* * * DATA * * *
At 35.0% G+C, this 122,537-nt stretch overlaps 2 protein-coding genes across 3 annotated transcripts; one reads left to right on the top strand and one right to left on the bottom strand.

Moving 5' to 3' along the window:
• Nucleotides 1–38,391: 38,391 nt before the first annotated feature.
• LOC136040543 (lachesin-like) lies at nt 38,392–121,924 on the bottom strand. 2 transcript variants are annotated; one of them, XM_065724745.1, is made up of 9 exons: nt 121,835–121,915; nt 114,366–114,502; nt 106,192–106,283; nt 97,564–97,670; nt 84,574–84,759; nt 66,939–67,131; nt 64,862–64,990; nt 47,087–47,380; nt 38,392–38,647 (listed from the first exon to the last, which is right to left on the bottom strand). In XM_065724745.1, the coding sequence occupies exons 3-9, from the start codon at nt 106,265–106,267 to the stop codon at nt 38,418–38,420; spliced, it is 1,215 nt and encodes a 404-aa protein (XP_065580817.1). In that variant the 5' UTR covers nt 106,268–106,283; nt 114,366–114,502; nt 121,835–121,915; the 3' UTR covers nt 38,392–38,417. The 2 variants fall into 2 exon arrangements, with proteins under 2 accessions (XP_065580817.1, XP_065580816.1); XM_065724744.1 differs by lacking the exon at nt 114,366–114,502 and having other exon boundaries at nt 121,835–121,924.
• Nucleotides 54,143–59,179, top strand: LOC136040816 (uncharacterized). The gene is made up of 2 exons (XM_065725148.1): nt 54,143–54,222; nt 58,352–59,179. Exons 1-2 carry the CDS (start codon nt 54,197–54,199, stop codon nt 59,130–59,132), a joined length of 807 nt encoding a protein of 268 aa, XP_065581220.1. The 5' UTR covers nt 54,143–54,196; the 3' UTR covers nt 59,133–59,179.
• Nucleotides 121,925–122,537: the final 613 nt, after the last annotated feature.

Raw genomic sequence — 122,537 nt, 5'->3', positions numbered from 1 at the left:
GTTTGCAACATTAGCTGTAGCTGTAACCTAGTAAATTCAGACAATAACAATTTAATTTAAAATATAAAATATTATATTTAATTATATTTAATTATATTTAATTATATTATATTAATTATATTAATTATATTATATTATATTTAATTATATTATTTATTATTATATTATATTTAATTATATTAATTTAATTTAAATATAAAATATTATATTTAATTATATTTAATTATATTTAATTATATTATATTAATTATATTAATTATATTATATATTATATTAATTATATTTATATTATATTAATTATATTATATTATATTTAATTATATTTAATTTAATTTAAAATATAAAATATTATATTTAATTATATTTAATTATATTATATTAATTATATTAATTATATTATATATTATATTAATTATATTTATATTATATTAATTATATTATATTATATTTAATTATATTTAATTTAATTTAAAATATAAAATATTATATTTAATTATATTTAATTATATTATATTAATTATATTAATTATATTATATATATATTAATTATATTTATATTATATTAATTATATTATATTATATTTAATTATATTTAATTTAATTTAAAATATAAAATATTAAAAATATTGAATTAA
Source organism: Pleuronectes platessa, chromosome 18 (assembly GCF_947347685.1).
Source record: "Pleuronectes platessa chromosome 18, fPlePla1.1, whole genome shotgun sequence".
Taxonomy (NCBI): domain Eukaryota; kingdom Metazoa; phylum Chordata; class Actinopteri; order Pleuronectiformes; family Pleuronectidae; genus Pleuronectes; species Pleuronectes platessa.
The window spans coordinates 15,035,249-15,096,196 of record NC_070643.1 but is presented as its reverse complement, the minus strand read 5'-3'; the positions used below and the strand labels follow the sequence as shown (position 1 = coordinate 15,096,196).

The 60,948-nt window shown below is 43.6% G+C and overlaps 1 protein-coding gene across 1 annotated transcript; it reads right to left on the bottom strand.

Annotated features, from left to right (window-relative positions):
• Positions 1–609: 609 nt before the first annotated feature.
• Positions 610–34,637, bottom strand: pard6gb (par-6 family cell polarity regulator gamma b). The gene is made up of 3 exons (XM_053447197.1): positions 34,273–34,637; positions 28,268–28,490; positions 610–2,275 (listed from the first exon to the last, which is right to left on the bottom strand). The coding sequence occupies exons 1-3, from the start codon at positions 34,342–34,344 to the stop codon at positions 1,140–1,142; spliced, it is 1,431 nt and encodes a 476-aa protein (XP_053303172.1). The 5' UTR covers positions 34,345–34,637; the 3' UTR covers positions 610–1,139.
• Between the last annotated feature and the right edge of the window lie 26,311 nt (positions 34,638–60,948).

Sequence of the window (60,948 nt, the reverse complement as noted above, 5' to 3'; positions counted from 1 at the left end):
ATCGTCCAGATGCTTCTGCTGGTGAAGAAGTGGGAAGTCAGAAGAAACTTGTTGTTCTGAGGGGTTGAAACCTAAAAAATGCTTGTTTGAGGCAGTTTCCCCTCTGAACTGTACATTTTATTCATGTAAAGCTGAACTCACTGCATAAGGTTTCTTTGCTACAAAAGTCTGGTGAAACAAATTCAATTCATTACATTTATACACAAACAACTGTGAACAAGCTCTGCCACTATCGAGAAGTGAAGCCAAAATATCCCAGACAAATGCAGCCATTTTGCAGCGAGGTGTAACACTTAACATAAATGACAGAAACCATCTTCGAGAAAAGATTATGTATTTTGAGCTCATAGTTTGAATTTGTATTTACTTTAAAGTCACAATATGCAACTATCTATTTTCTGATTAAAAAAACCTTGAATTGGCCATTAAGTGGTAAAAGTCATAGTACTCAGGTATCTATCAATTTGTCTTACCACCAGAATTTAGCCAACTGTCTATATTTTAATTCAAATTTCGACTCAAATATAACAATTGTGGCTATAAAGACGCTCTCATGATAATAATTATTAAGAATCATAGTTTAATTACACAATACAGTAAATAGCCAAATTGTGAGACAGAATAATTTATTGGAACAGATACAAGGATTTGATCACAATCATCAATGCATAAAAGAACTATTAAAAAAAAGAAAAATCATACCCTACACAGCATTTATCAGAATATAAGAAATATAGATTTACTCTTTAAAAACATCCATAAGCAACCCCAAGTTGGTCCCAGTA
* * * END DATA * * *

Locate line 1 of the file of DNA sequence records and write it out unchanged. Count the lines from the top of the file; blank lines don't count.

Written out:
At 35.0% G+C, this 122,537-nt stretch overlaps 2 protein-coding genes across 3 annotated transcripts; one reads left to right on the top strand and one right to left on the bottom strand.